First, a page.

All NRE reports represent a moment in time. For the most accurate data, please search on the Detailed View page. The website is updated daily, frequently with exonerations that occurred in the past.
Convicted of rape in Suffolk County, Massachusetts in 1904, John J. Fitzgerald was pardoned by Governor John Lewis Bates five months later when the victim admitted she had given false testimony.
On April 5, 1904, Fitzgerald, a peddler, sold a peck of apples to the Boston household of Joseph J. Wilde, Mary A. Keane’s employer. Several days later, on April 8, Keane, a 17-year-old servant, was left alone in the house and claimed that Fitzgerald returned to peddle apples again. Keane claimed that she had been attacked and raped by him.
Later that night, Fitzgerald and his uncle, Richard E. Fitzgerald, were brought into the police station. In the police lineup, Keane identified the younger Fitzgerald as her attacker.
According to Fitzgerald, Keane agreed to the sexual encounter in return for payment. They subsequently disagreed on the amount of that payment, which led to a physical altercation between the two and Keane’s charge that Fitzgerald had raped her.
On May 18, 1904, a Suffolk County Superior Court jury convicted Fitzgerald of rape and sentenced him to three to five years in prison. Several months later, Keane was brought into the police station on an unrelated charge and admitted that she had given false testimony against Fitzgerald and that no rape had been committed.
On November 2, 1904, Governor Bates pardoned 22-year-old Fitzgerald after he had served five months of his sentence. Ten days later, the Suffolk County Superior Court indicted Keane for perjury and two days later sentenced her to probation and fined her $300.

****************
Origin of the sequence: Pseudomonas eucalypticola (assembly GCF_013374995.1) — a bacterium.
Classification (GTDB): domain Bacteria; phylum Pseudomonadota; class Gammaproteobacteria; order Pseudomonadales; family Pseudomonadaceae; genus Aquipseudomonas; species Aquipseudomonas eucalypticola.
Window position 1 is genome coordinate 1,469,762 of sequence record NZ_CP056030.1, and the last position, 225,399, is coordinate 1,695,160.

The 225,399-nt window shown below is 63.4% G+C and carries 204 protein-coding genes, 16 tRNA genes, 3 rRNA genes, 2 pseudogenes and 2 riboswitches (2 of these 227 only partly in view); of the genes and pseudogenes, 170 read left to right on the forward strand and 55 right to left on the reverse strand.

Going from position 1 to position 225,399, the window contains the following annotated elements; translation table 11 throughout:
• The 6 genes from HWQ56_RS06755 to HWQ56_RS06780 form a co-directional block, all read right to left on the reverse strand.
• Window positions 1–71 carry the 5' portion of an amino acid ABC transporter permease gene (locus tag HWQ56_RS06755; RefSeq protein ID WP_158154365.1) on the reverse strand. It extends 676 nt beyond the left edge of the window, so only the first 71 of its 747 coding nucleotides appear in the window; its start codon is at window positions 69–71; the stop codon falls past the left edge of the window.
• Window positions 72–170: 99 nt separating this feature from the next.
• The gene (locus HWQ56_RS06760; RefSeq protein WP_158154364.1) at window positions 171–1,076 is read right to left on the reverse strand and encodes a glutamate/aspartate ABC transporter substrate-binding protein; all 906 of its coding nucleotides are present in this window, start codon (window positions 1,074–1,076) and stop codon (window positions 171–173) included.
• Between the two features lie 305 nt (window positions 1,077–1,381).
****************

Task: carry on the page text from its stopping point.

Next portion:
- Spencer Burke and Dolores Kennedy
The National Registry of Exonerations is a project of the Newkirk Center for Science & Society at University of California Irvine, the University of Michigan Law School and Michigan State University College of Law. It was founded in 2012 in conjunction with the Center on Wrongful Convictions at Northwestern University School of Law. The Registry provides detailed information about every known exoneration in the United States since 1989—cases in which a person was wrongly convicted of a crime and later cleared of all the charges based on new evidence of innocence. The Registry also maintains a more limited database of known exonerations prior to 1989.
We welcome new information from any source about exonerations already on our list and about cases not in the Registry that might be exonerations.